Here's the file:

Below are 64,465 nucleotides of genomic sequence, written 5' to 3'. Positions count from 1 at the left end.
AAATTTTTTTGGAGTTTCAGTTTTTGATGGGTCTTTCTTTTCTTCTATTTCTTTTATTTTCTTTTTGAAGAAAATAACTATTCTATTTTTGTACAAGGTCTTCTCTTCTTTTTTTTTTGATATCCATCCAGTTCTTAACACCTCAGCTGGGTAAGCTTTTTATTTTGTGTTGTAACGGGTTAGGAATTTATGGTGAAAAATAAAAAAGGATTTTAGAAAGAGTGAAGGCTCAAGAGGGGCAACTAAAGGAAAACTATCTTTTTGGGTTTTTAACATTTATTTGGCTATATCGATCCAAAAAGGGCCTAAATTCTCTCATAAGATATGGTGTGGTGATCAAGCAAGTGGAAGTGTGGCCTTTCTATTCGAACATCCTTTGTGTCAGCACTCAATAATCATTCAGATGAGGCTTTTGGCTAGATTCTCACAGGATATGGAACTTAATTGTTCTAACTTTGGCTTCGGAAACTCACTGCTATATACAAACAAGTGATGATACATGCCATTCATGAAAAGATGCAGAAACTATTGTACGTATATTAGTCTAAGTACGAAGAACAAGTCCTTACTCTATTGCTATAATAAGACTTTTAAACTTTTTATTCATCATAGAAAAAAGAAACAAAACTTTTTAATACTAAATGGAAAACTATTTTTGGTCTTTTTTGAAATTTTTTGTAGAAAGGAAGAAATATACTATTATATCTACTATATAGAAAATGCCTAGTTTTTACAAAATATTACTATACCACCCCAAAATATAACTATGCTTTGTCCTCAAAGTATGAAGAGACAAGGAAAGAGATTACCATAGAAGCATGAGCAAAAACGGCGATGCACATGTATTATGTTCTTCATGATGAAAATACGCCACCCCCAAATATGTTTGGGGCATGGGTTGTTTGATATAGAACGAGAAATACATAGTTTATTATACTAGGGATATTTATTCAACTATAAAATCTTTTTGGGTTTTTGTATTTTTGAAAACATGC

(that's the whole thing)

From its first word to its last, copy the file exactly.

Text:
Below are 64,465 nucleotides of genomic sequence, written 5' to 3'. Positions count from 1 at the left end.
AAATTTTTTTGGAGTTTCAGTTTTTGATGGGTCTTTCTTTTCTTCTATTTCTTTTATTTTCTTTTTGAAGAAAATAACTATTCTATTTTTGTACAAGGTCTTCTCTTCTTTTTTTTTTGATATCCATCCAGTTCTTAACACCTCAGCTGGGTAAGCTTTTTATTTTGTGTTGTAACGGGTTAGGAATTTATGGTGAAAAATAAAAAAGGATTTTAGAAAGAGTGAAGGCTCAAGAGGGGCAACTAAAGGAAAACTATCTTTTTGGGTTTTTAACATTTATTTGGCTATATCGATCCAAAAAGGGCCTAAATTCTCTCATAAGATATGGTGTGGTGATCAAGCAAGTGGAAGTGTGGCCTTTCTATTCGAACATCCTTTGTGTCAGCACTCAATAATCATTCAGATGAGGCTTTTGGCTAGATTCTCACAGGATATGGAACTTAATTGTTCTAACTTTGGCTTCGGAAACTCACTGCTATATACAAACAAGTGATGATACATGCCATTCATGAAAAGATGCAGAAACTATTGTACGTATATTAGTCTAAGTACGAAGAACAAGTCCTTACTCTATTGCTATAATAAGACTTTTAAACTTTTTATTCATCATAGAAAAAAGAAACAAAACTTTTTAATACTAAATGGAAAACTATTTTTGGTCTTTTTTGAAATTTTTTGTAGAAAGGAAGAAATATACTATTATATCTACTATATAGAAAATGCCTAGTTTTTACAAAATATTACTATACCACCCCAAAATATAACTATGCTTTGTCCTCAAAGTATGAAGAGACAAGGAAAGAGATTACCATAGAAGCATGAGCAAAAACGGCGATGCACATGTATTATGTTCTTCATGATGAAAATACGCCACCCCCAAATATGTTTGGGGCATGGGTTGTTTGATATAGAACGAGAAATACATAGTTTATTATACTAGGGATATTTATTCAACTATAAAATCTTTTTGGGTTTTTGTATTTTTGAAAACATGC